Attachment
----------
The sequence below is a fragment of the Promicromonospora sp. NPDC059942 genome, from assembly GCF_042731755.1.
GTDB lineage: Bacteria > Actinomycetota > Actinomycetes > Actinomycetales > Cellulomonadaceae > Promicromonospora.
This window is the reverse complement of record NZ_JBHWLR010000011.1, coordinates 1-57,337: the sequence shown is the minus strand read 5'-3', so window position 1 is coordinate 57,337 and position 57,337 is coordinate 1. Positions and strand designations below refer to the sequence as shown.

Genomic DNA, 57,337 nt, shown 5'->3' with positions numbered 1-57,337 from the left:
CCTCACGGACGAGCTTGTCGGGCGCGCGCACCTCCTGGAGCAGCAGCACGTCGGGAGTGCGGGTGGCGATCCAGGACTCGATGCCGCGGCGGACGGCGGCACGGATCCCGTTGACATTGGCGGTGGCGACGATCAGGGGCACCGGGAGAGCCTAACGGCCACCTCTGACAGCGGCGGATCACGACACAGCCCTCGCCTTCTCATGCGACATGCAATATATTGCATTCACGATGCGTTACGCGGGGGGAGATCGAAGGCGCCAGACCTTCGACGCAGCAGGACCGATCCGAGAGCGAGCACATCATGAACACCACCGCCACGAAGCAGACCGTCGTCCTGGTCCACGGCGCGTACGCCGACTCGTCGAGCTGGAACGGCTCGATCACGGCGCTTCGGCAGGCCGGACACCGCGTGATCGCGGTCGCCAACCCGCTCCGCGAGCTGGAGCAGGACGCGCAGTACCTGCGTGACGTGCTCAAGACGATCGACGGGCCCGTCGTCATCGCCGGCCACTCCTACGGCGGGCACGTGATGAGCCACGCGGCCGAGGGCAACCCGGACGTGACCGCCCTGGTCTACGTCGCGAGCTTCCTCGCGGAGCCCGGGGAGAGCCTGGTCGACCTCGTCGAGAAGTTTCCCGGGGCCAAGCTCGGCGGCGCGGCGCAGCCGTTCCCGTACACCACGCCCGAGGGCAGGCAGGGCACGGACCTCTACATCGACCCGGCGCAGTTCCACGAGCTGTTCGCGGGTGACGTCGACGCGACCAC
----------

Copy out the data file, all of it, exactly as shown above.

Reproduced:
The sequence below is a fragment of the Promicromonospora sp. NPDC059942 genome, from assembly GCF_042731755.1.
GTDB lineage: Bacteria > Actinomycetota > Actinomycetes > Actinomycetales > Cellulomonadaceae > Promicromonospora.
This window is the reverse complement of record NZ_JBHWLR010000011.1, coordinates 1-57,337: the sequence shown is the minus strand read 5'-3', so window position 1 is coordinate 57,337 and position 57,337 is coordinate 1. Positions and strand designations below refer to the sequence as shown.

Genomic DNA, 57,337 nt, shown 5'->3' with positions numbered 1-57,337 from the left:
CCTCACGGACGAGCTTGTCGGGCGCGCGCACCTCCTGGAGCAGCAGCACGTCGGGAGTGCGGGTGGCGATCCAGGACTCGATGCCGCGGCGGACGGCGGCACGGATCCCGTTGACATTGGCGGTGGCGACGATCAGGGGCACCGGGAGAGCCTAACGGCCACCTCTGACAGCGGCGGATCACGACACAGCCCTCGCCTTCTCATGCGACATGCAATATATTGCATTCACGATGCGTTACGCGGGGGGAGATCGAAGGCGCCAGACCTTCGACGCAGCAGGACCGATCCGAGAGCGAGCACATCATGAACACCACCGCCACGAAGCAGACCGTCGTCCTGGTCCACGGCGCGTACGCCGACTCGTCGAGCTGGAACGGCTCGATCACGGCGCTTCGGCAGGCCGGACACCGCGTGATCGCGGTCGCCAACCCGCTCCGCGAGCTGGAGCAGGACGCGCAGTACCTGCGTGACGTGCTCAAGACGATCGACGGGCCCGTCGTCATCGCCGGCCACTCCTACGGCGGGCACGTGATGAGCCACGCGGCCGAGGGCAACCCGGACGTGACCGCCCTGGTCTACGTCGCGAGCTTCCTCGCGGAGCCCGGGGAGAGCCTGGTCGACCTCGTCGAGAAGTTTCCCGGGGCCAAGCTCGGCGGCGCGGCGCAGCCGTTCCCGTACACCACGCCCGAGGGCAGGCAGGGCACGGACCTCTACATCGACCCGGCGCAGTTCCACGAGCTGTTCGCGGGTGACGTCGACGCGACCAC